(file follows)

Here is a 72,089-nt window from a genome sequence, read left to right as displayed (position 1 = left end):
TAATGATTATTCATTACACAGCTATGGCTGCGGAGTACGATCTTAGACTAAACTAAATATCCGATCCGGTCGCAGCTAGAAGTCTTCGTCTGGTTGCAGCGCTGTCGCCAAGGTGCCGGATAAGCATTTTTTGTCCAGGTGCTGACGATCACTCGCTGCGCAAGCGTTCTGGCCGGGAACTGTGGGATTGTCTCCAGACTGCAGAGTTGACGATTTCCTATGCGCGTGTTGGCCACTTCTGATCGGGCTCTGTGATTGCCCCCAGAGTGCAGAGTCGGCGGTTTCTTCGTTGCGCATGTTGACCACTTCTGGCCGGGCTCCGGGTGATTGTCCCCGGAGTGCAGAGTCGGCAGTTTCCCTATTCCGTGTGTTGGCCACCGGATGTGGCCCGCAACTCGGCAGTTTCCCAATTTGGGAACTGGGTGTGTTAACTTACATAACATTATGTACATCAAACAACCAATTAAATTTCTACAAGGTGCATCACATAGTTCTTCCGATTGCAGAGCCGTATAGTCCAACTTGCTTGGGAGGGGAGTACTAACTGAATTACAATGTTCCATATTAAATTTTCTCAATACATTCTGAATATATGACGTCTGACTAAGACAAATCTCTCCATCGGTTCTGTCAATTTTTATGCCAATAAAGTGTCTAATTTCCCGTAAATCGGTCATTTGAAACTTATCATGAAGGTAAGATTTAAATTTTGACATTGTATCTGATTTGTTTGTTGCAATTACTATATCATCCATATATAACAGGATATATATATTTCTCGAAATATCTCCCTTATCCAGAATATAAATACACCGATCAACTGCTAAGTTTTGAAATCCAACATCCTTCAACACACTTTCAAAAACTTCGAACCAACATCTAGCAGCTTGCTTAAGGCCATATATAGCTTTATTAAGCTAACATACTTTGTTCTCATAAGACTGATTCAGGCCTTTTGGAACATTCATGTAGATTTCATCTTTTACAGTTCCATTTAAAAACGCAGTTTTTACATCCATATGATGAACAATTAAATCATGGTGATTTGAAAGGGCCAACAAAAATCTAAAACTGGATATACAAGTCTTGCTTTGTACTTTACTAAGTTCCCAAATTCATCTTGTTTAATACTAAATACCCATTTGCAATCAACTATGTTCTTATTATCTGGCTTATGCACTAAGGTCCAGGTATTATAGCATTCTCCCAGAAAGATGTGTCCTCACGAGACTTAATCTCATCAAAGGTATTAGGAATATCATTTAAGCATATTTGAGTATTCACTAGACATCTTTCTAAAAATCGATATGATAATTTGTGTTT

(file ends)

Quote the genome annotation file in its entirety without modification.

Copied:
Here is a 72,089-nt window from a genome sequence, read left to right as displayed (position 1 = left end):
TAATGATTATTCATTACACAGCTATGGCTGCGGAGTACGATCTTAGACTAAACTAAATATCCGATCCGGTCGCAGCTAGAAGTCTTCGTCTGGTTGCAGCGCTGTCGCCAAGGTGCCGGATAAGCATTTTTTGTCCAGGTGCTGACGATCACTCGCTGCGCAAGCGTTCTGGCCGGGAACTGTGGGATTGTCTCCAGACTGCAGAGTTGACGATTTCCTATGCGCGTGTTGGCCACTTCTGATCGGGCTCTGTGATTGCCCCCAGAGTGCAGAGTCGGCGGTTTCTTCGTTGCGCATGTTGACCACTTCTGGCCGGGCTCCGGGTGATTGTCCCCGGAGTGCAGAGTCGGCAGTTTCCCTATTCCGTGTGTTGGCCACCGGATGTGGCCCGCAACTCGGCAGTTTCCCAATTTGGGAACTGGGTGTGTTAACTTACATAACATTATGTACATCAAACAACCAATTAAATTTCTACAAGGTGCATCACATAGTTCTTCCGATTGCAGAGCCGTATAGTCCAACTTGCTTGGGAGGGGAGTACTAACTGAATTACAATGTTCCATATTAAATTTTCTCAATACATTCTGAATATATGACGTCTGACTAAGACAAATCTCTCCATCGGTTCTGTCAATTTTTATGCCAATAAAGTGTCTAATTTCCCGTAAATCGGTCATTTGAAACTTATCATGAAGGTAAGATTTAAATTTTGACATTGTATCTGATTTGTTTGTTGCAATTACTATATCATCCATATATAACAGGATATATATATTTCTCGAAATATCTCCCTTATCCAGAATATAAATACACCGATCAACTGCTAAGTTTTGAAATCCAACATCCTTCAACACACTTTCAAAAACTTCGAACCAACATCTAGCAGCTTGCTTAAGGCCATATATAGCTTTATTAAGCTAACATACTTTGTTCTCATAAGACTGATTCAGGCCTTTTGGAACATTCATGTAGATTTCATCTTTTACAGTTCCATTTAAAAACGCAGTTTTTACATCCATATGATGAACAATTAAATCATGGTGATTTGAAAGGGCCAACAAAAATCTAAAACTGGATATACAAGTCTTGCTTTGTACTTTACTAAGTTCCCAAATTCATCTTGTTTAATACTAAATACCCATTTGCAATCAACTATGTTCTTATTATCTGGCTTATGCACTAAGGTCCAGGTATTATAGCATTCTCCCAGAAAGATGTGTCCTCACGAGACTTAATCTCATCAAAGGTATTAGGAATATCATTTAAGCATATTTGAGTATTCACTAGACATCTTTCTAAAAATCGATATGATAATTTGTGTTT